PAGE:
The Women's Center collaborates with various campus departments, student organizations and local organizations to raise awareness about sexual violence and the profound impact it has on the USD community. We provide education and opportunities to take action throughout the year.
Vagina Monologues: UCSD Presents...
Thursday, February 26; 5pm - Tickets on sale at the UC Ticket Office
We will be hosting a faculty-led dinner discussion, and trip to UCSD to see a performance of the Vagina Monologues.
In support of USD's core values, the Women's Center gathers students to discuss and attend a Vagina Monologues performance each year as part of the "V-Day Movement." This event invites students to explore sexuality and the impact sexual violence has on both local and global communities by bearing witness to the experiences of women and girls throughout the world.
USD's core value of Compassionate Service calls us to "embrace the Catholic moral and social tradition by committing to serve with compassion, to foster peace and work for justice. We regard peace as inseparable from justice and advance education, scholarship and service to fashion a more humane world."
We in the Center believe it is through storytelling and experiencing the lived reality of others that we are truly transformed and able to move closer to who we are each called to be as change agents.
For the last 15 years, February has been home to an amazing display of activism called the V-Day movement. The purpose of "V-Day" is to end violence against women and girls worldwide. The V in V-Day stands for Victory, Valentine, and Vagina. This movement seeks to educate people about the global reality of violence against women and girls. Through benefits, films, and live performances (among many other creative ideas) people call attention to issues including rape, battery, incest, female genital mutilation, and sex slavery.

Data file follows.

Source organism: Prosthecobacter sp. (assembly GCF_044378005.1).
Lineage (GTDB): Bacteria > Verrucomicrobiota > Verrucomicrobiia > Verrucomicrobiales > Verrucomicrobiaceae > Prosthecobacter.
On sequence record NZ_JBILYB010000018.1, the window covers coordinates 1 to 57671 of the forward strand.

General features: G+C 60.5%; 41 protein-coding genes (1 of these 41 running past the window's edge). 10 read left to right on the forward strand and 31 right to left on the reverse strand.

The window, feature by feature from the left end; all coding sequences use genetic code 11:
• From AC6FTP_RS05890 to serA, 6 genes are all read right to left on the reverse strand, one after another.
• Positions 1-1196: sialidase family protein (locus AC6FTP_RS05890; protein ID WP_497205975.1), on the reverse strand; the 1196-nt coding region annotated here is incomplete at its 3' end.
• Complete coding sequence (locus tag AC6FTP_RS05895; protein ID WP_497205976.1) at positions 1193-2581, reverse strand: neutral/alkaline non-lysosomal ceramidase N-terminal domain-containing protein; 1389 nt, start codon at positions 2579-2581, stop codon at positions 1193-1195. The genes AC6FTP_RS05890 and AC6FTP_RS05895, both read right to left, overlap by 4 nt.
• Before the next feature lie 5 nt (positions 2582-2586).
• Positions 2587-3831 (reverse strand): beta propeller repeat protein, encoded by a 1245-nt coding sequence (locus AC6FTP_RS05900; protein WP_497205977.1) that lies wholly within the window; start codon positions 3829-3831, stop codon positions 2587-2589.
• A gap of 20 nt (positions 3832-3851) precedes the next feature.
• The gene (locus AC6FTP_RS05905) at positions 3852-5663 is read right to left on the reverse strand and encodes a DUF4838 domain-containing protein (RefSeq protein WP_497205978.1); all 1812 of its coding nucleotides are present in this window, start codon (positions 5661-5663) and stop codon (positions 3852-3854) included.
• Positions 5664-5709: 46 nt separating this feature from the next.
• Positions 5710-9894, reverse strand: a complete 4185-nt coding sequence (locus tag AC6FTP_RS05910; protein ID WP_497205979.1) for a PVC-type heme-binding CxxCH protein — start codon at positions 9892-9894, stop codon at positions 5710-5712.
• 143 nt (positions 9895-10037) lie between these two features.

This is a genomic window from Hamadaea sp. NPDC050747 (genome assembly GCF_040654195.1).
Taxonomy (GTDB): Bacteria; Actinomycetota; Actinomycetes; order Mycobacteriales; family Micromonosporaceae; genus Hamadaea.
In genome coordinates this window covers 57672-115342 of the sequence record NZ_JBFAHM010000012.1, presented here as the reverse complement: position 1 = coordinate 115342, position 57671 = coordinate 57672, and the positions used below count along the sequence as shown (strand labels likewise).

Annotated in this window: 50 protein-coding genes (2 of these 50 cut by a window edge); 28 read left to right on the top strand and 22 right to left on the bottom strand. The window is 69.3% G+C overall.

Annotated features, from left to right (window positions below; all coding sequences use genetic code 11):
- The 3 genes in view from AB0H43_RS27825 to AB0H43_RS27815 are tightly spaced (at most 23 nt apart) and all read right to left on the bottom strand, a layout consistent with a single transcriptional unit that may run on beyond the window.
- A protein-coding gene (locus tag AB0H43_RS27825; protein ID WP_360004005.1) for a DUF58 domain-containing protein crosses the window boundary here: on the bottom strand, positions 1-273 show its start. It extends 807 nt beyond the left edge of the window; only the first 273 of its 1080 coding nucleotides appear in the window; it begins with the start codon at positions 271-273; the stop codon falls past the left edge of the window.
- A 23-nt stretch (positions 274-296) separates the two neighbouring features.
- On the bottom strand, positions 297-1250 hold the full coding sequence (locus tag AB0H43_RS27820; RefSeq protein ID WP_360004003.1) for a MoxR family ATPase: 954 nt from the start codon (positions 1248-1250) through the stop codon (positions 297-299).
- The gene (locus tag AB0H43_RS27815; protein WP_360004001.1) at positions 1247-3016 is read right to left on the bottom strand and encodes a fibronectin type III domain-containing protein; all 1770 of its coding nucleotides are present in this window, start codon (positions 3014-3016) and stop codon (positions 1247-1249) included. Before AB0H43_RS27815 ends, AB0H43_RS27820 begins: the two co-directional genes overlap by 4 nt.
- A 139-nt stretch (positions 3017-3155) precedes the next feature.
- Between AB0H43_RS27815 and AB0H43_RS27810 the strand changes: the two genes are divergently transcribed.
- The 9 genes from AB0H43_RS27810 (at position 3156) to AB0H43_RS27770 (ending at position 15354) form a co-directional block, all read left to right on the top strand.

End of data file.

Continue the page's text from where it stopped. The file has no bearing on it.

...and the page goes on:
The "V-Day movement" began with a play called The Vagina Monologues, written by Eve Ensler, which combines over 200 interviews Eve conducted with women. The play focuses on women's sexuality and the social stigma surrounding rape and abuse, inviting everyone to start a new conversation about and with women. Eve used this forum to call people to action to end violence and it took off from there.
Each year V-Day "spotlights" a particular group of women in the world.
Sexual Assault Awareness Week - April 13-17, 2015
Sexual Assault Awareness Week is a time to support survivors in our community and come together to break the silence surrounding the issue of violence. By uniting together, we will stand up and work to end the violence that happens everyday. Like us and learn more on our Facebook page!
Displayed throughout the week in various prominent locations, including in front of the Hahn University Center
The concept is simple - let each woman tell her story in her own unique way, using words and/or artwork to decorate her shirt. Once finished, she would then hang her shirt on the clothesline. This very action serves many purposes. It acts as an educational tool for those who come to view the Clothesline; it becomes a healing tool for anyone who make a shirt - by hanging the shirt on the line, survivors, friends and family can literally turn their back on some of that pain of their experience and walk away; finally it allows those who are still suffering in silence to understand that they are not alone. (clotheslineproject.org)
Tuesday, April 14
Take Back the Night: March & Vigil
6:30pm, Plaza Menor (outside of UC/SLP)
Join us in a march and vigil as we Take Back the Night to empower survivors of sexual violence. This annual event strives to both educate the campus community about the impact of sexual violence while also empowering survivors of sexual assault and those that care about them.
Thursday, April 16
PRIDE's Celebration of Gender Expression: Supreme Drag Superstar IV
Transgender & Transsexual? Gender expression & gender identity? What do these have to do with Sexual Assault Awareness Week? Statistics show that the Trans Community is at a drastically higher risk for sexual and relationship violence. Learn more about this important issue.